By Dr Ken McColl, CSIRO and Matt Barwick, National Carp Control Plan – 5th March 2018
A small collective of scientists have recently published a letter in the journal Science. The lead author Jonathan Marshall and his colleagues questioned if the carp virus would work on carp in Australia, and called for further assessments to provide convincing evidence that biocontrol can achieve sustainable reductions in carp populations, without harming native ecosystems.
The main points made by the authors of this correspondence are:
- the presence of different strains of carp in Australian waters may confer resistance;
- carp infected with the carp virus have been observed to change behaviour, seeking out water temperatures that are sub-optimal for CyHV-3 infection, which may reduce overall virus effectiveness;
- it is possible that the carp virus may already be present in Australia. If so, this is likely to reduce efficacy of the virus.
Those working on the National Carp Control Plan are collectively aware of these concerns. In fact, these questions are among those that have shaped the research now underway and proposed under the National Carp Control Plan. CSIRO researchers are currently conducting epidemiological modelling that considers how various factors – including temperature and carp behaviour – are likely to influence effectiveness. Those results will be central to developing an overall strategy on if and how a potential release of the carp virus might work.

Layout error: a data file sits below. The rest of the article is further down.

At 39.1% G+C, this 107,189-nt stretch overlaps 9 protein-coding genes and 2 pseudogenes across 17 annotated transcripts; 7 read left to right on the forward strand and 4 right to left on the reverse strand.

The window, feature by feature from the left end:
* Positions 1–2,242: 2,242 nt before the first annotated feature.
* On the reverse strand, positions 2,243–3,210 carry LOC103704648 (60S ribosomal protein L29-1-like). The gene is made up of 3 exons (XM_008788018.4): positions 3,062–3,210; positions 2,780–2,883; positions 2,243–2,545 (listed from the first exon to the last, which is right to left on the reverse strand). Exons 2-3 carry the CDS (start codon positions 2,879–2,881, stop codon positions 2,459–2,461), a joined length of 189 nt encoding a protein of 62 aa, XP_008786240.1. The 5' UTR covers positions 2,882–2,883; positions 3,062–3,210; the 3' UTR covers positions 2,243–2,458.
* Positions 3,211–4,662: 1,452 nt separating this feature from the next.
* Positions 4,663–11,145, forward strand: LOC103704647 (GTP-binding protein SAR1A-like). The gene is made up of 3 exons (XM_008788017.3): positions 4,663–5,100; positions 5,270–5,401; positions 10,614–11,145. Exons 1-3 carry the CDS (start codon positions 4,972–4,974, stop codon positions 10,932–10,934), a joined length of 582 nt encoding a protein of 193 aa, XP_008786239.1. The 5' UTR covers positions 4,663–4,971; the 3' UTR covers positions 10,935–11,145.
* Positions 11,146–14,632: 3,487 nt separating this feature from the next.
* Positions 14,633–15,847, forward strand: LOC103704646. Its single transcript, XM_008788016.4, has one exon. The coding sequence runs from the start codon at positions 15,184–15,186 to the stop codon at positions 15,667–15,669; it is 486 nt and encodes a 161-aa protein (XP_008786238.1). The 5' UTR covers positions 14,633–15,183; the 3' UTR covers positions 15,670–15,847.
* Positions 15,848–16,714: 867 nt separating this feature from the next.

CSIRO researchers have also proposed to expand work conducted to date to double-check if the carp virus is already in Australian carp populations, and whether it could cross-react with other viruses. In addition, they will examine genetic variation of carp in Australian waterways, to better understand risks of resistance to the virus emerging in treated carp populations. Additional studies will examine the potential impacts on aquatic ecology, water management, social science and human health.
We welcome robust discussion on Australia’s efforts to explore options for the control of carp impacts in Australia, and the prominence of the journal that this letter appears in will help to elevate this discussion appropriately. Fortunately, this correspondence appears to re-affirm that we are on the right track, and asking the right questions.
Learn more about the National Carp Control Plan at www.carp.gov.au
(featured image supplied by Danswell Starrs)